What a pity that after the storm surge came the sabong (cockfight) between Interior Secretary Mar Roxas and Tacloban City Mayor Alfred Romualdez.
But the accusations they hurled at each other shouldn’t mar the fact that both nearly died during the storm surge, Romualdez with his family (in another part of the city) and Roxas with Defense Secretary Voltaire Gazmin and their staff. These two are opponents in the political arena but actually share what could have been a tragic end. What an irony.
“Yolanda” the disaster yielded a lot of “should haves,” and Filipinos are great experts at “should haves.” To this fencesitter, what was so notable was the noise, the confusion, the misinformation that social media (Facebook and Twitter) created and propagated. The abuse of social media was nowhere more evident than in the aftermath of Yolanda.
Yet no one—not the country’s leaders, not mainstream media—could ignore the anaconda-like social media.
This year-end experience drove home the importance of communication and messaging, more so in this era of lightning-quick technology and visual communication. Whoever directs the conversation, so to speak, prevails, and wins the battle for the hearts and minds of the people.
It also drove home the image and the story—for all the world to know, we hope—that the Filipino moved heaven and earth to help his/her fellowman who suffered in this disaster. Men and women, rich and poor, young and old—every one tried to do his bit.
Even the stylista set (Kaye Tiñga and company) sold its designer shoes and bags to raise millions of pesos in a day.
A portion of the P1 million that the fashion design industry raised during the fashion show “Filipino Para sa Filipino” will go to the San Roque barangay of Tolosa, Leyte, which needs, among other things, mosquito nets and banig (woven mat) for 1,300 households—nothing earthshaking but very basic nonetheless, to protect the homeless from the elements. It will also be used to provide the community with hammers, nails and flashlights.
Everybody tried to do what is doable and within one’s means. Lifestyle Super’s Kindness Chronicles continues.
It is with this awareness of the Filipino’s good heart, courage and faith that we will end the year, for the world to know.
What do Dr. Elenita Binay, the wife of the Vice President, and Cristina Ponce Enrile, the wife of the Senate President, have in common?
Both don’t dwell on the news. Over lunch two weeks ago, I asked Dr. Binay and Ms Enrile if the headlines affected them.
Both just shrugged, and made facial expressions that said they stayed away from headlines. They didn’t have to say a word; their body language said it all.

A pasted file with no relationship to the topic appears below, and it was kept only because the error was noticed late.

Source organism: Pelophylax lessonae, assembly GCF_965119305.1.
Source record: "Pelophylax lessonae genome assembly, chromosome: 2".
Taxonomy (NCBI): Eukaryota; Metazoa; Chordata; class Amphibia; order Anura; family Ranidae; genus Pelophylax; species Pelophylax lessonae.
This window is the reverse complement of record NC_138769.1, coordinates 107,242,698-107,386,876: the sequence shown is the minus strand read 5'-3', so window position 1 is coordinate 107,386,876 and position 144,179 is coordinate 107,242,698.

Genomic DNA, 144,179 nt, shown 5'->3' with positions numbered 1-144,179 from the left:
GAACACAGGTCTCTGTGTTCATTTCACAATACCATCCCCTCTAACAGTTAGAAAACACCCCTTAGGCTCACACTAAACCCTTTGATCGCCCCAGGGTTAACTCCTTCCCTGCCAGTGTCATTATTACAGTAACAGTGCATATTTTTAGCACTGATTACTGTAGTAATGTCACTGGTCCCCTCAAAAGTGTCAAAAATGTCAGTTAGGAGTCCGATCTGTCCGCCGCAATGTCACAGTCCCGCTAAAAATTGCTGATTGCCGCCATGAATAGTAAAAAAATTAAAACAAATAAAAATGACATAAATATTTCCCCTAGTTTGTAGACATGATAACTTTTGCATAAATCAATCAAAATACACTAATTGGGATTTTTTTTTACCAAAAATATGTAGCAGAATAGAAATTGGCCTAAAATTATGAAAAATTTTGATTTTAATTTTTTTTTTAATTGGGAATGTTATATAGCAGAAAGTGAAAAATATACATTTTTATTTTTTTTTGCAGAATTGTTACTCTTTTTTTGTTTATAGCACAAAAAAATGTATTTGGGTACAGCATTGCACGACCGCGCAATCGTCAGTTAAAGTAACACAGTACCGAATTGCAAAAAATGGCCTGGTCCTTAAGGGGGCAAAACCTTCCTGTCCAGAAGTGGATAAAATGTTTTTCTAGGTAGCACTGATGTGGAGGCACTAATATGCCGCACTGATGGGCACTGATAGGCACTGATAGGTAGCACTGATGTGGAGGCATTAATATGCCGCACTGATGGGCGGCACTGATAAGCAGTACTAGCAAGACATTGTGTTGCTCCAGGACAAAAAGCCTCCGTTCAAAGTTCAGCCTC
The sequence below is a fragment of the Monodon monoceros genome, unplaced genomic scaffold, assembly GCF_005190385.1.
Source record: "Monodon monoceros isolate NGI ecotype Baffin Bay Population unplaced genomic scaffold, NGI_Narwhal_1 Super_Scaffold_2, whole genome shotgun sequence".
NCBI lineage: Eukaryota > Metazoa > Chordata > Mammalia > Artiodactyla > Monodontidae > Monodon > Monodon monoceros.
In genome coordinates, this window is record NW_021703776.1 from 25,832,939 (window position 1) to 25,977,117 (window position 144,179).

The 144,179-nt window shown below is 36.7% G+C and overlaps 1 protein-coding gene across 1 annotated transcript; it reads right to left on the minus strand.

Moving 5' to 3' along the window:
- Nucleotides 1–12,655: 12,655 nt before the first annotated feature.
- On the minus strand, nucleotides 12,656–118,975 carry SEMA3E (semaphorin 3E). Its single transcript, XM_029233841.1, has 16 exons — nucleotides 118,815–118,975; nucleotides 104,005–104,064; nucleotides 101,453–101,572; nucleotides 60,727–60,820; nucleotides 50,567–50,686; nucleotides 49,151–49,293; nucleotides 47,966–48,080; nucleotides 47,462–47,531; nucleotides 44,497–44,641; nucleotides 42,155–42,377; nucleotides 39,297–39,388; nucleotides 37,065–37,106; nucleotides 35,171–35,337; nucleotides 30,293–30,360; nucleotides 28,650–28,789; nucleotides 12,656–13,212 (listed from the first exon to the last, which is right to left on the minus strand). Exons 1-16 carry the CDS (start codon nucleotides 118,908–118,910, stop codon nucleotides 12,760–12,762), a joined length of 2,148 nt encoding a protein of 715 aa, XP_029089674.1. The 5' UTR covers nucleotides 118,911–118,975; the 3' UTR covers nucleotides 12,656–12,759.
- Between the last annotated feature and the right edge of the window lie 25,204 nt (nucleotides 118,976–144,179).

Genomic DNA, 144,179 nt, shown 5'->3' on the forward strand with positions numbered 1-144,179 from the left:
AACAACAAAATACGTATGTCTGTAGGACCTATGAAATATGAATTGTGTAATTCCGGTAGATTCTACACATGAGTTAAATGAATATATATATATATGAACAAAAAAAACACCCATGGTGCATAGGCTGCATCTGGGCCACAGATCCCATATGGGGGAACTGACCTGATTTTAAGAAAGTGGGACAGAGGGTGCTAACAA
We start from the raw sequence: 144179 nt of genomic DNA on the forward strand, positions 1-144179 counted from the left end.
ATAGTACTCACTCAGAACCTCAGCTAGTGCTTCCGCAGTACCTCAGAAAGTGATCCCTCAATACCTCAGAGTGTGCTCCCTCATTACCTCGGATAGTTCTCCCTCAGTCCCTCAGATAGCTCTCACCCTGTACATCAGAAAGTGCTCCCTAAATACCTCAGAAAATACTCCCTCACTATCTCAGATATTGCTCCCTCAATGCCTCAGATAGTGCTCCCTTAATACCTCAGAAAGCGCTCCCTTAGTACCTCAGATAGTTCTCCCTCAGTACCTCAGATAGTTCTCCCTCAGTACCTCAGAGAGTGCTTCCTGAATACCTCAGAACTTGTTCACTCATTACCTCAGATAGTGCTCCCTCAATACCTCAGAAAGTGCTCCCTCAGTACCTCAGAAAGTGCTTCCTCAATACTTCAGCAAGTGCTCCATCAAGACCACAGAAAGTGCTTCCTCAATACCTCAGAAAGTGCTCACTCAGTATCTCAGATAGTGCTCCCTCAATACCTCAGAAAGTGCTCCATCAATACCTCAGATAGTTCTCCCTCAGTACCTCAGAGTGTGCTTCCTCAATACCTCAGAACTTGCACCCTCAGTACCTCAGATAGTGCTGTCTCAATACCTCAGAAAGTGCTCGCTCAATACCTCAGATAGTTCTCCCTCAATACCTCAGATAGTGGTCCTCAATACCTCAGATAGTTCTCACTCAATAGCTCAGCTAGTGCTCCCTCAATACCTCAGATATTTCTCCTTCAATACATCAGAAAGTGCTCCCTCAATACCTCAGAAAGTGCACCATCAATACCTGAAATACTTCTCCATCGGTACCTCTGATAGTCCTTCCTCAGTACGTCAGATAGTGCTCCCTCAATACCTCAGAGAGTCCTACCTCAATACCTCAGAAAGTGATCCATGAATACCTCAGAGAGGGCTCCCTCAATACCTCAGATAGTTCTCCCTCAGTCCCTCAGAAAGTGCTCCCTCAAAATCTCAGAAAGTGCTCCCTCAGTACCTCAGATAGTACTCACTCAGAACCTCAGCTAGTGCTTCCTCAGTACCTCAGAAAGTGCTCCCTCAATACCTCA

So that’s how they survive—they don’t digest the news. Few wives in the country have been in the eye of the storm the way these two have been, especially Ms Enrile.
Yet, there they were at the intimate lunch hosted by Mely Hechanova, looking fresh and blooming. Ms Enrile, particularly, was highly spirited. (Or should I say, triumphant.)
Dr. Binay had just come from the Salcedo market. I discovered at that lunch that these two women still do the regular market/supermarket chores for their households, like traditional wives and mothers.
Dr. Binay goes to market at least once a week. She also looks after the brood of her widower son, Junjun, the Makati mayor.
Cristina goes to the supermarket every 10th or 11th of the month to buy stuff for her household and that of the Senate President.
Perhaps that’s how they cope—“supermarket therapy.” The two women may be very traditional, their coping mechanism just as traditional, but their survival record is way above the traditional and standard. They have survived the storm surges of politics.
Also at the lunch were Nene Leonor and her sister Fe Rodriguez. I didn’t know until then that they came from the old Santos clan of Quiapo and have good memories of old Manila. Others present included Nini Licaros, Consul Fortune Ledesma, Consul Agnes Huibonhoa, Chit Salud, Juliet Romualdez, and another steely survivor, Susie Madrigal-Bayot who has dropped her married name, Ortigas.
That lunch, typical of Mely Hechanova lunches, consisted of many courses, all of them not for the faint-hearted and the vegetarian. I was impressed that the women didn’t watch their calories or cholesterol—not with the spare ribs, or the pochero.
The meal was capped by desserts arrayed like a buffet, from the pudding to the fruitcake to Baby Yulo’s famous strawberry shortcake.
Used to “it” girls who just stare at the food on the table, and then order tea, I found this lunch a refreshing change.
My learning from it? If you can survive men, you can survive cholesterol food as well.
Don’t let the holiday season pass without checking out the redesigned Home section of Rustan’s Makati.
The fine selection of merchandise was done by Rustan’s president Nedy Tantoco herself.
The superbly handcrafted porcelain, ceramic and glasswares from Italy, Germany, France and Czechoslovakia not only make special gifts, they are also “Instagrammable.”
An interesting example of Principe porcelain art is a figurine of a 19th-century woman in a ballgown, her pouf skirt an intricate layering of lace.
Over at L’Indochine at SM Aura are good finds from Tibet, such as a small handcrafted chest, and gold insect accessories—dragonfly, beetle, bugs as cuffs, pendants, brooches, pins.
Bugs are a big trend, said Charlene Carlos, a tennis buddy who helped put up this store of ethnic finds. Charlene travels to as far as India to source her merchandise.